Feel the Om...

Vail Daily News/July 11, 2006
By Nicole Frey

Routt County - An elderly man with gray dreadlocks down to his waist and a weatherworn face closed his eyes and blew into a conch shell.

The sound echoed over the meadow and up the hillside. And the people responded.

Thousands of Rainbow Family members - hippies/pseudo hippies, regular Joes and everything in between — started moving from the campground in the woods down to the wide expanse of the meadow.

Like the widening rings in an onion, thousands of Rainbows joined hands to make half a dozen circles in the meadow — Om circles. Then, together, thousands of men, women and children of a multitude of races and creeds raised their voices in a chorus of “ohm.” When the chant finally died, the family raised their arms skyward and shouted in celebration.

They celebrated being together, peace, unity, love and freedom. But the littlest among the family knew at the end of the chant came a treat — dinner.

Feeding the multitudes

Dozens of Rainbows carried large pots of piping hot food down the hillside into the middle of the circles. Other family members were recruited to serve, and while the Rainbow Family Gathering is known for its laissez-faire attitude, dinner was a strict undertaking.

“The health and safety of your family depends on you,” the servers were told. Handed plastic gloves, they were coached on how to serve to ensure there would be no cross-contamination. Children came to the center first to collect their fill, and then servers carried the rest to the waiting adults now seated on the grass.

“There’s 5,000 people and everyone got fed in 30 minutes and we had, like, seven courses that day, and it’s all vegetarian and very clean,” said Chris Woody, a Rainbow who works as a server at Mazzola’s Italian Restaurant and Lounge in Steamboat Springs, near Big Red Park, where the gathering was held.

With dinner over, it was time for a pipe. The sweet smell of marijuana, smoked with little to no concern for its illegal status, floated through the after-dinner crowd.

Clusters of people broke out their instruments and started impromptu jam sessions. Violins, tubas, flutes and bongos harmonized. Those who couldn’t play, sang, and those who couldn’t sing, danced. Smiles and hugs were dished out with wild, joyous abandon.

Shouldn’t be here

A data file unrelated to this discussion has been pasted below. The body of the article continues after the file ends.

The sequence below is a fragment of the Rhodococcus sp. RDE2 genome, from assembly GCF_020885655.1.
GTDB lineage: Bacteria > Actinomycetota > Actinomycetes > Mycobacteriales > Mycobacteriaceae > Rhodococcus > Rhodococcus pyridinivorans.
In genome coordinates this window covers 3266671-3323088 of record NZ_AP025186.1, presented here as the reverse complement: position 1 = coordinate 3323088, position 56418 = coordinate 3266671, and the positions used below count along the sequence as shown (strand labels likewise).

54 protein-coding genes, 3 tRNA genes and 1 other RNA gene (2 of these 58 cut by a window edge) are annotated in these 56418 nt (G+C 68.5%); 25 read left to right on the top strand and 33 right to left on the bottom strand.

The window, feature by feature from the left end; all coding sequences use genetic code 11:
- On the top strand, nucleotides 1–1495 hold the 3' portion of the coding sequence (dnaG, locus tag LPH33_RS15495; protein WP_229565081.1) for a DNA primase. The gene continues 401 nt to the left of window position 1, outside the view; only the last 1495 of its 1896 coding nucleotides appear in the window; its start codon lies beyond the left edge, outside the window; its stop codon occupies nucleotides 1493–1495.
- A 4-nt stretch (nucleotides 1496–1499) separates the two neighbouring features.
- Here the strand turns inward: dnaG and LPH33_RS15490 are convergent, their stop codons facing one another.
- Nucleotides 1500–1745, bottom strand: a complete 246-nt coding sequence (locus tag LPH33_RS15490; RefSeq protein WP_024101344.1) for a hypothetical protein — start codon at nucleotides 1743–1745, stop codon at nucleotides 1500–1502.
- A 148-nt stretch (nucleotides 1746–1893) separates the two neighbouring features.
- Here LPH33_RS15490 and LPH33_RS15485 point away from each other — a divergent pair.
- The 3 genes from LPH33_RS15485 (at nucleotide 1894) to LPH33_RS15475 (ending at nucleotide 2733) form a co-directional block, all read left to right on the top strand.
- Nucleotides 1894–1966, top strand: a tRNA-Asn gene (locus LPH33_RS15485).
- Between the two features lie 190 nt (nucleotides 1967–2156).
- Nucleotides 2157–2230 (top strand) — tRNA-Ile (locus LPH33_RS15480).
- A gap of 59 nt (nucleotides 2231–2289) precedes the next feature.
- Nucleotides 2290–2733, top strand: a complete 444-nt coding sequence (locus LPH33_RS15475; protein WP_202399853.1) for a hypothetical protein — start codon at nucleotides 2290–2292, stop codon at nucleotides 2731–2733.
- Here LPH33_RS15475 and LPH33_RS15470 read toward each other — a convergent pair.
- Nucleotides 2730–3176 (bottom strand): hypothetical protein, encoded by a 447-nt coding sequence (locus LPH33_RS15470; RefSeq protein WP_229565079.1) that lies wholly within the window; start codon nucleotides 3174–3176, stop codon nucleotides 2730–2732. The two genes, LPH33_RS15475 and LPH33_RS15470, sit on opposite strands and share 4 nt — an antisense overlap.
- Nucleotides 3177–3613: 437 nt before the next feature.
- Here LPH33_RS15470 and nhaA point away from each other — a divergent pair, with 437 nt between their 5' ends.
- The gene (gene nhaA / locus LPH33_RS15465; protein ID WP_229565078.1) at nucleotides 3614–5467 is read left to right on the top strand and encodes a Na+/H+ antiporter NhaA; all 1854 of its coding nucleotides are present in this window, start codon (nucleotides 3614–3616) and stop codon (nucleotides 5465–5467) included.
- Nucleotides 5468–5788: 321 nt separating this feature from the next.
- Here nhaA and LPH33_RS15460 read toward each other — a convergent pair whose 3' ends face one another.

The sun was low in the sky when we — three reporters — arrived at the first series of Forest Service checkpoints.

“You realize this is an illegal gathering and you can be cited for being here?” one ranger said severely.

“The mosquitoes are vicious,” another ranger said. “They’ve been sucking people dry. They’re looking for new blood.”

Like mosquitoes were going to stop thousands of Rainbow Family members from gathering like they have since 1972.

The rangers glared but waved us through. Three young men in a white sedan weren’t as lucky.

“We’re going to tear your car apart,” a ranger told the driver.

An hour later, with a lighter stash of marijuana and a ticket for possession of an illegal substance, the men made it in.

Coming home

Proceeding to the parking area, we’re stopped again - but this man wasn’t in uniform.

The Raven leaned on the window frame and greeted us.

“Welcome home,” he said.

It was the first of hundreds of “Welcome Homes” we heard and eventually offered to other Rainbow Family members.

“It doesn’t matter where you’re from, when you’re here, you’re home,” said Todd, who made the journey to the gathering from Montreal.

With all the hassle of getting there and getting in, why bother?

“Because there’s something here that you’re not getting anywhere else,” said Max, a middle-aged Rastafarian. “We know everybody, man. It’s a culture of intimacy with a currency of reputation.”

The Raven said he and a group of others had arrived May 9 to ready the site for the 15,000 Rainbow who gathered on Forest Service land the week of the Fourth of July.

“When we got here, we had plenty of pot to smoke and plenty of beer, but we are running out of pot,” he said. “So, you got any pot?”

Shanti Sena — Hippie police

Hiking out of the massive, wooded parking area, it was another 1.3 miles to the trailhead and entrance to the campground - and that’s only if you’re unencumbered.

For those burdened with packs, strollers, wagons, suitcases, grocery bags and babies, it took longer. But for those willing to wait, shuttles - cars or trucks manned by willing Rainbows - arrived at the entrance to the parking lot to carry people to the trailhead.